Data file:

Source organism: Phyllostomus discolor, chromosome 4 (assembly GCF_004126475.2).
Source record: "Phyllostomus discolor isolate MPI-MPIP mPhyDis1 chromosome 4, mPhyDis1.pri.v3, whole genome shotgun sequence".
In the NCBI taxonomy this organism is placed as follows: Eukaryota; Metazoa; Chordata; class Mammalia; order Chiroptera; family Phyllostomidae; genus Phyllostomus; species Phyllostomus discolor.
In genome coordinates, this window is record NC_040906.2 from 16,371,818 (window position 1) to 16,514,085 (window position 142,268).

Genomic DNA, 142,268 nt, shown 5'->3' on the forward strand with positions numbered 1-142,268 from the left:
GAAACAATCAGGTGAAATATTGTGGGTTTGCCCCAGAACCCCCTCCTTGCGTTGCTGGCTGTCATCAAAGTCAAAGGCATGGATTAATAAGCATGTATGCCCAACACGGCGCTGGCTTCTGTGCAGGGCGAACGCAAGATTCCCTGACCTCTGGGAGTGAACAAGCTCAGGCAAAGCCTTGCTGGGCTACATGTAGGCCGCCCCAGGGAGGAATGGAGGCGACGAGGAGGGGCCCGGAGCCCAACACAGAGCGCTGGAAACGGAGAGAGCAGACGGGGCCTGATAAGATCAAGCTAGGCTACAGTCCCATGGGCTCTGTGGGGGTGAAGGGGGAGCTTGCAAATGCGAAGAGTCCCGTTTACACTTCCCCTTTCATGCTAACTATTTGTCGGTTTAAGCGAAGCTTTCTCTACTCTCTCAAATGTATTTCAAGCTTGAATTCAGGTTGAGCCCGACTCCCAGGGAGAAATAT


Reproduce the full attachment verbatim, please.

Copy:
Source organism: Phyllostomus discolor, chromosome 4 (assembly GCF_004126475.2).
Source record: "Phyllostomus discolor isolate MPI-MPIP mPhyDis1 chromosome 4, mPhyDis1.pri.v3, whole genome shotgun sequence".
In the NCBI taxonomy this organism is placed as follows: Eukaryota; Metazoa; Chordata; class Mammalia; order Chiroptera; family Phyllostomidae; genus Phyllostomus; species Phyllostomus discolor.
In genome coordinates, this window is record NC_040906.2 from 16,371,818 (window position 1) to 16,514,085 (window position 142,268).

Genomic DNA, 142,268 nt, shown 5'->3' on the forward strand with positions numbered 1-142,268 from the left:
GAAACAATCAGGTGAAATATTGTGGGTTTGCCCCAGAACCCCCTCCTTGCGTTGCTGGCTGTCATCAAAGTCAAAGGCATGGATTAATAAGCATGTATGCCCAACACGGCGCTGGCTTCTGTGCAGGGCGAACGCAAGATTCCCTGACCTCTGGGAGTGAACAAGCTCAGGCAAAGCCTTGCTGGGCTACATGTAGGCCGCCCCAGGGAGGAATGGAGGCGACGAGGAGGGGCCCGGAGCCCAACACAGAGCGCTGGAAACGGAGAGAGCAGACGGGGCCTGATAAGATCAAGCTAGGCTACAGTCCCATGGGCTCTGTGGGGGTGAAGGGGGAGCTTGCAAATGCGAAGAGTCCCGTTTACACTTCCCCTTTCATGCTAACTATTTGTCGGTTTAAGCGAAGCTTTCTCTACTCTCTCAAATGTATTTCAAGCTTGAATTCAGGTTGAGCCCGACTCCCAGGGAGAAATAT